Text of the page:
Written and photographed by Stella Ho '22, Michelle Wang '23, Rachel Wu '23, Ana Rubin '24
Directed and photographs edited by Serena Chan '23
February 28, 2021
In the midst of the covid-19 pandemic, Wellesley students have retraced their roots as they returned back home for winter break. Hailing from different cities and towns, Stella Ho, Michelle Wang, Rachel Wu, and Ana Rubin—dressed in different styles depicting their hometown pride—explore the history of how each style has arisen and made its mark in popular mainstream culture.
STELLA HO and the UNKNOWN HERO of MARYLAND
Claire McCardell isn’t a household name today (kind of an unsung hero), but from the 1930s to the 1950s, she was one of the most influential designers in America. Born in Frederick, MD (about 30 miles from my hometown of Rockville, MD) in 1905, she studied at Parsons and traveled to Paris in 1927 to study from the era’s couturiers. She started to gain name recognition in the 1930s; she wasn’t interested in copying Paris high fashion, and instead looked for inspiration in art and everyday street fashion, becoming a pioneer of the “American Look.” Also called sportswear, the American Look was versatile, accessible, and affordable, and is considered the U.S.’s most important contribution to the history of fashion design. In McCardell’s words, “I belong to a mass production country where any of us, all of us, deserve the right to good fashion.” In between formal and informal, McCardell’s sportswear designs were made to be wearable and comfortable the entire day, without sacrificing style for utility—they flattered a variety of body shapes, too. Among her 1930s innovations were sashes and spaghetti string ties. She frequently used denim, calico, and wool jersey, which came in handy during WWII because they were among the rare fabrics available for clothing production. In 1955, she appeared on the cover of TIME magazine. She was a trailblazer for her time, and her influence—not just design-wise, but in democratizing fashion and raising the status of sportswear/ready-to-wear—lives on in the casual clothes that Americans wear every day.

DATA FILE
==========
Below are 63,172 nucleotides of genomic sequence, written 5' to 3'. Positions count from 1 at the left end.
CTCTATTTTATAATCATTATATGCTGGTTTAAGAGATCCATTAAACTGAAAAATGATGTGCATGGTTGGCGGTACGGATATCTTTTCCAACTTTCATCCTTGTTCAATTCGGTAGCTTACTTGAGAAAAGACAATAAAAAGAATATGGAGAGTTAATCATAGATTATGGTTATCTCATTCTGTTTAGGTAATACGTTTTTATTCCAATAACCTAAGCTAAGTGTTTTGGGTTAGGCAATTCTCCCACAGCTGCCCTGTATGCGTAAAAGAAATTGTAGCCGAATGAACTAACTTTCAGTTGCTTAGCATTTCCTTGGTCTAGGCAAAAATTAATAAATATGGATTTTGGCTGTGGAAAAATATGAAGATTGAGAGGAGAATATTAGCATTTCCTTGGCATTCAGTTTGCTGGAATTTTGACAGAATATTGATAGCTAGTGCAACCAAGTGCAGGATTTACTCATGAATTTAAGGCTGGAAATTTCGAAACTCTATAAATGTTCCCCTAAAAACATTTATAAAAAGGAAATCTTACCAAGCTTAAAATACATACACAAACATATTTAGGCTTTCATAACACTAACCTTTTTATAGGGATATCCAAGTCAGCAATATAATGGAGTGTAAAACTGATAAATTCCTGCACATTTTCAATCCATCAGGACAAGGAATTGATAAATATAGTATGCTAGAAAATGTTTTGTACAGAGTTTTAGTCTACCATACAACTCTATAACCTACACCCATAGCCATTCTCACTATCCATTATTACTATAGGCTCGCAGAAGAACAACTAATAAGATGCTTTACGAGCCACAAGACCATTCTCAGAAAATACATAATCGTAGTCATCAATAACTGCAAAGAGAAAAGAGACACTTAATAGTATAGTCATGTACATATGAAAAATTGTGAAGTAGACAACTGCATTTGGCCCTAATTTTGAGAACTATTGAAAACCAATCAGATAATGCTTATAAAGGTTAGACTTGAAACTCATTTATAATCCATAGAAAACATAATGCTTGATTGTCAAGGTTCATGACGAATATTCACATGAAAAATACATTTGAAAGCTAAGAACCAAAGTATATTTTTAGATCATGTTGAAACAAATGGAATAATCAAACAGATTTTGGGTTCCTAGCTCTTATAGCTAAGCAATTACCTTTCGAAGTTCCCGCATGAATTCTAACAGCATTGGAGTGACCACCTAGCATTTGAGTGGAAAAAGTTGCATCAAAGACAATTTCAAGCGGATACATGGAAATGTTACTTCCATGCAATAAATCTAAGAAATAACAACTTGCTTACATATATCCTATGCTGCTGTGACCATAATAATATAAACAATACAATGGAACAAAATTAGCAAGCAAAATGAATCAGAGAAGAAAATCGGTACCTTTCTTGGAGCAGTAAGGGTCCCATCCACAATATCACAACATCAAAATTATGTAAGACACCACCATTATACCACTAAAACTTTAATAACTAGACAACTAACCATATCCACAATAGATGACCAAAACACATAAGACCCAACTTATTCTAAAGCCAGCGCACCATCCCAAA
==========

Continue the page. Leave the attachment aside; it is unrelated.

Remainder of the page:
The dress that launched McCardell’s career was the Monastic dress in 1938, a bias-cut tent-like dress. A 2018 Washington Post Magazine article described it as offering “American women something they’d never had: independence in the form of a washable, ready-to-wear dress capable of fitty any body size.” The initial order of 100 sold out in a day. Her other famous design, the popover dress released in 1942, spoke to its time of rationing and price-consciousness. More than 75,000 sold during its first season. It was a versatile wrap dress that could be used as a